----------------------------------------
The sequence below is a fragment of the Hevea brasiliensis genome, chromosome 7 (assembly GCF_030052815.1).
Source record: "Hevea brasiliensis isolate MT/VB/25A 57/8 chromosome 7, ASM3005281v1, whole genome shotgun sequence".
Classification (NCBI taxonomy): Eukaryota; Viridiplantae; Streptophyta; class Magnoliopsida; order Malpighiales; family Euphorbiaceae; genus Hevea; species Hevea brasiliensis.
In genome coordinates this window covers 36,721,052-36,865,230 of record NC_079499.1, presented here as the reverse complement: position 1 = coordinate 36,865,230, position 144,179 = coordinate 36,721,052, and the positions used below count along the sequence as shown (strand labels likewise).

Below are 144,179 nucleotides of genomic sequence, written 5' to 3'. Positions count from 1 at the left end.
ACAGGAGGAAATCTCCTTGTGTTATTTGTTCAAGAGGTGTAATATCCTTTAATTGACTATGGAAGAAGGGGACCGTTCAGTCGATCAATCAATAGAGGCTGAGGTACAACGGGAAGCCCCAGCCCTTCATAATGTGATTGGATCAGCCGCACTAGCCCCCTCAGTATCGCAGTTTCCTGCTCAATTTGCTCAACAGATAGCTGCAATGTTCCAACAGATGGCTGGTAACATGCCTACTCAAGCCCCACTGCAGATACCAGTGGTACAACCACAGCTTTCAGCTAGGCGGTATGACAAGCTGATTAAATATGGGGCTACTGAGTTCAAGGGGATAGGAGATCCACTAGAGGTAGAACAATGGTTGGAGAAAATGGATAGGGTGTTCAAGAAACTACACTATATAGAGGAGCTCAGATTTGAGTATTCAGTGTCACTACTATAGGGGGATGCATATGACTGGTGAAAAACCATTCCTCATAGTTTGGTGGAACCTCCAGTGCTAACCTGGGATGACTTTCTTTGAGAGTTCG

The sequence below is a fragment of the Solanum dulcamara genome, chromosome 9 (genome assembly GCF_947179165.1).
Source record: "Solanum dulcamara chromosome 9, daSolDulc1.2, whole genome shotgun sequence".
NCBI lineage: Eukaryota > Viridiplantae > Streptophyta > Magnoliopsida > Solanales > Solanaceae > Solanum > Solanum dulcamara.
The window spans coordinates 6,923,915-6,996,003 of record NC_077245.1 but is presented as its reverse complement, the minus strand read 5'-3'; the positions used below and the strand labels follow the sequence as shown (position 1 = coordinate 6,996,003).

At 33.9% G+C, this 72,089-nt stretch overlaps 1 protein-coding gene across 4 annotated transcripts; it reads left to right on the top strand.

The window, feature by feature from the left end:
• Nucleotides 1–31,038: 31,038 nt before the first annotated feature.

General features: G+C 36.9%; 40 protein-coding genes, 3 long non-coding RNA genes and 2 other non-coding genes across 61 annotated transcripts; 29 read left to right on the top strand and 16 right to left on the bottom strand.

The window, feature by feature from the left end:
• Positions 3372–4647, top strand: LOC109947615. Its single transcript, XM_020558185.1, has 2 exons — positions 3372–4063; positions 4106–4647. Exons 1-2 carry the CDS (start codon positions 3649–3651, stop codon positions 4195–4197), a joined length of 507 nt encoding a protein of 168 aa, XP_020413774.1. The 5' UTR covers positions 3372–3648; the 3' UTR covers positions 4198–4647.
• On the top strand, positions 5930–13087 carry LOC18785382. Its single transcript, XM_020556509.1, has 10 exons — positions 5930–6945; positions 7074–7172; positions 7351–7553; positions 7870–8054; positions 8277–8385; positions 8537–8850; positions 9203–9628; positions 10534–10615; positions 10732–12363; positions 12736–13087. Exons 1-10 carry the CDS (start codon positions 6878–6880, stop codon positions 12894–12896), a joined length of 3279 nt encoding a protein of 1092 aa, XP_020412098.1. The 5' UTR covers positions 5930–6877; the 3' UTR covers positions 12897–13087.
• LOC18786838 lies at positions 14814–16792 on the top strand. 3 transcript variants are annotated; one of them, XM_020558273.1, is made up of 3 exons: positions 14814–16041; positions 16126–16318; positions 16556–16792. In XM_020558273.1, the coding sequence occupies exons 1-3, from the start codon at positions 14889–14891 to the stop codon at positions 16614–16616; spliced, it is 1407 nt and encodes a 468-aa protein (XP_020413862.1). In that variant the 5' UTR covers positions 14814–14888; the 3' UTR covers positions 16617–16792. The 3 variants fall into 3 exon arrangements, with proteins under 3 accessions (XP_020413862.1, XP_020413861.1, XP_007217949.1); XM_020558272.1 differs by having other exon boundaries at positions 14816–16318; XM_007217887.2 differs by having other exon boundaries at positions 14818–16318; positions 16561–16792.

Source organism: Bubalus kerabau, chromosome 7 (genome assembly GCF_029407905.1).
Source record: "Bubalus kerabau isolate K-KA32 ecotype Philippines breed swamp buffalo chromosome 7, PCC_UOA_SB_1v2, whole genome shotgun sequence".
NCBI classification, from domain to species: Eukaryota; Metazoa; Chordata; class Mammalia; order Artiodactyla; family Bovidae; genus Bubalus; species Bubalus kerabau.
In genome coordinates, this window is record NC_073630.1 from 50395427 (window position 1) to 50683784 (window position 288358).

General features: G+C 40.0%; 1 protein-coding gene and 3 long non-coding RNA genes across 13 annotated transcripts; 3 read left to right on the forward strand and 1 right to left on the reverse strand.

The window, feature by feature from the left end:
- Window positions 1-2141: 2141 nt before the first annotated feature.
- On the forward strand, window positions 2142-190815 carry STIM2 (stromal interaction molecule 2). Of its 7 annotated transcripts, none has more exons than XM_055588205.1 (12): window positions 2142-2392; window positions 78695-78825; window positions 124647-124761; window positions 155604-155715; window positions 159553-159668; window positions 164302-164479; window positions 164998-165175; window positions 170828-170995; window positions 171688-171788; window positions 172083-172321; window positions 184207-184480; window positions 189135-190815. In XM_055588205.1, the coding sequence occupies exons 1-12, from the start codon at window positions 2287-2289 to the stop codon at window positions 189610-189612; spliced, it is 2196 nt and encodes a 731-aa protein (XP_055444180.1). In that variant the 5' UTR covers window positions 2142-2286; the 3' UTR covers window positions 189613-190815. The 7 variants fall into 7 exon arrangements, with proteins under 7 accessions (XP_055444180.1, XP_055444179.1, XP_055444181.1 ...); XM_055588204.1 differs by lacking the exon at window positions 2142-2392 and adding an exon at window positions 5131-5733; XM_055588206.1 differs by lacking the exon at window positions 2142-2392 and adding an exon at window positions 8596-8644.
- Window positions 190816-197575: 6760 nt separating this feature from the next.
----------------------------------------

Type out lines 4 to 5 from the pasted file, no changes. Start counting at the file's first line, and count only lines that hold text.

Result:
In genome coordinates this window covers 36,721,052-36,865,230 of record NC_079499.1, presented here as the reverse complement: position 1 = coordinate 36,865,230, position 144,179 = coordinate 36,721,052, and the positions used below count along the sequence as shown (strand labels likewise).

Below are 144,179 nucleotides of genomic sequence, written 5' to 3'. Positions count from 1 at the left end.